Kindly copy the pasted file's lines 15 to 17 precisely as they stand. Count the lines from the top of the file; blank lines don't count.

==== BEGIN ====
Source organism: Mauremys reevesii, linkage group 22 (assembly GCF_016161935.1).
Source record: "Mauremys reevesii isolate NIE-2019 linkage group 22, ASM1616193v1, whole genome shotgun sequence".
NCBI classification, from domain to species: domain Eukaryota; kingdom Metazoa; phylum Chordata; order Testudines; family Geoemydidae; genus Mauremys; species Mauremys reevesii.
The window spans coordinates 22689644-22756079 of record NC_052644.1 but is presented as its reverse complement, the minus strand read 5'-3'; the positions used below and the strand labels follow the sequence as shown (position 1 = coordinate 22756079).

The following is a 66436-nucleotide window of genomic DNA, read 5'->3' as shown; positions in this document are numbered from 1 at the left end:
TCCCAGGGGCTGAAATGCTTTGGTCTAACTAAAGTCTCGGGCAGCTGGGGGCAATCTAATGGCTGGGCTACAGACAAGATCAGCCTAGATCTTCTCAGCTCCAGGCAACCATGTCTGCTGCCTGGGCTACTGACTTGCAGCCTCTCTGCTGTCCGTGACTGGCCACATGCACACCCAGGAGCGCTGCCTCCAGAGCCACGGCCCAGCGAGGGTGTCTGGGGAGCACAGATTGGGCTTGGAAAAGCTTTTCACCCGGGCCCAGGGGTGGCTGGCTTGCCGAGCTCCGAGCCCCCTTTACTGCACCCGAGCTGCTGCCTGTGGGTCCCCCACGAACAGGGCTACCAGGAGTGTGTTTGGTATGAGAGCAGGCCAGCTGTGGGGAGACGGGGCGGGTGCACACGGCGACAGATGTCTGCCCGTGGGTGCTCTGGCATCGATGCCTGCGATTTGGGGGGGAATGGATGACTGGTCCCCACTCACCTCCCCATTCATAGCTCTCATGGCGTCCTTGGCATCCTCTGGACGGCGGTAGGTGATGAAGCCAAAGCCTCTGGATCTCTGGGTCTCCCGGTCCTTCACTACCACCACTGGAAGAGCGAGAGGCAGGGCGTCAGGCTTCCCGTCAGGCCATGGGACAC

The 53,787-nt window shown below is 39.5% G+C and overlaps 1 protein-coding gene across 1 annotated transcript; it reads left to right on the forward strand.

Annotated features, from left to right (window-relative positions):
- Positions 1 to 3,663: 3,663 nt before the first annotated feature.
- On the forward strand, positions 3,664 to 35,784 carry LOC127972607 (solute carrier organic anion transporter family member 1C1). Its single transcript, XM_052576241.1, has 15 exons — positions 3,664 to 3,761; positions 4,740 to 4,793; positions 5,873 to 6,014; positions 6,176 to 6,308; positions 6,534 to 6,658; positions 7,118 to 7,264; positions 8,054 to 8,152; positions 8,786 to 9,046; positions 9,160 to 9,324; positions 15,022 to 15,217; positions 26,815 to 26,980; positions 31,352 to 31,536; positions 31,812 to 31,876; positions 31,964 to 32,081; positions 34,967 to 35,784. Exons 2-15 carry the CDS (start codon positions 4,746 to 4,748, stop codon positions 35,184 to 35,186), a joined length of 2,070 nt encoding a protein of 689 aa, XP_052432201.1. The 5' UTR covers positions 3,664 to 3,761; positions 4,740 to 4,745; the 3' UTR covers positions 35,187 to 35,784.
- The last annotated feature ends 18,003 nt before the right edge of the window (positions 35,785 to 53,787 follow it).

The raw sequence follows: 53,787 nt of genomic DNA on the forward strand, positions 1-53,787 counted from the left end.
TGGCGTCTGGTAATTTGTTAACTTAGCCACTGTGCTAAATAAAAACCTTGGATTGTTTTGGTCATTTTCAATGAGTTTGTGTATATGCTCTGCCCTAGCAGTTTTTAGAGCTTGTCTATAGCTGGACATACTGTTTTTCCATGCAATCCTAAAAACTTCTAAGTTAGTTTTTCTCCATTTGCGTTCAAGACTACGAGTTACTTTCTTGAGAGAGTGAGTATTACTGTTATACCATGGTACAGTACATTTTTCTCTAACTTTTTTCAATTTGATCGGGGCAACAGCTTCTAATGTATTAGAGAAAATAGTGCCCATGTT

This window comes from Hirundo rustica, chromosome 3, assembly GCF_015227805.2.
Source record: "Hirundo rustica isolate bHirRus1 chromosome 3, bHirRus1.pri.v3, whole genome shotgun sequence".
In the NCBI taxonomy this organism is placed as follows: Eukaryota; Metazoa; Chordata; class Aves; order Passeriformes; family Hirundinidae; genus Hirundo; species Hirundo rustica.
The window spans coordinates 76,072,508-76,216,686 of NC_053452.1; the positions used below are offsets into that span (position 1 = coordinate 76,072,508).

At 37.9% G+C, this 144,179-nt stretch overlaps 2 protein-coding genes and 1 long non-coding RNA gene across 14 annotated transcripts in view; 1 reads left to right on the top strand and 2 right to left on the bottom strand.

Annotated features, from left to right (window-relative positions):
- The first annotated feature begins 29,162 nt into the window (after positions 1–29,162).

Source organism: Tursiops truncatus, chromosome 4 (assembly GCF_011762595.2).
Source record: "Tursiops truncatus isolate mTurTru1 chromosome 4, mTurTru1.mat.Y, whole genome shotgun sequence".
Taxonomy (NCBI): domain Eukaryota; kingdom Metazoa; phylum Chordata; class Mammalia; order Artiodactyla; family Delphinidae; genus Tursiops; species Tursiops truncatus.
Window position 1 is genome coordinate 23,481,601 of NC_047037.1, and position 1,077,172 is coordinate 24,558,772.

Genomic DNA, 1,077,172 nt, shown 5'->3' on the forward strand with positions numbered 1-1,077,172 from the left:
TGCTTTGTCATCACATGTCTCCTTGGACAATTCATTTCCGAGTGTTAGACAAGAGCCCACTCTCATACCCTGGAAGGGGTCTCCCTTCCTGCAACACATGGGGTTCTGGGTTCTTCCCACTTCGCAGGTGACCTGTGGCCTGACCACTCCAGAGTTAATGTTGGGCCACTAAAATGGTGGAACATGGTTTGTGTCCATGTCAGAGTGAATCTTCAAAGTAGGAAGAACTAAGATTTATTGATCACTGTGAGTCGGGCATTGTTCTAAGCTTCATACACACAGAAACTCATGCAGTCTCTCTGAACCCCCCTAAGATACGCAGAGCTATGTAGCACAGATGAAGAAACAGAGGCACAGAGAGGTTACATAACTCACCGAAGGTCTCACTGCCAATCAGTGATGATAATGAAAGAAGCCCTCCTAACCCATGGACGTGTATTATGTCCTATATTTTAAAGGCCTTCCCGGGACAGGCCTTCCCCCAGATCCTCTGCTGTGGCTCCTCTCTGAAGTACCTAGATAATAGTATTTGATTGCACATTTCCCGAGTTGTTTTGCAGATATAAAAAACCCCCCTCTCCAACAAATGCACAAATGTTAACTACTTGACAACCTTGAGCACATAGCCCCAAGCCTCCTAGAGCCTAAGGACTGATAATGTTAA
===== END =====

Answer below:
Source record: "Hirundo rustica isolate bHirRus1 chromosome 3, bHirRus1.pri.v3, whole genome shotgun sequence".
In the NCBI taxonomy this organism is placed as follows: Eukaryota; Metazoa; Chordata; class Aves; order Passeriformes; family Hirundinidae; genus Hirundo; species Hirundo rustica.
The window spans coordinates 76,072,508-76,216,686 of NC_053452.1; the positions used below are offsets into that span (position 1 = coordinate 76,072,508).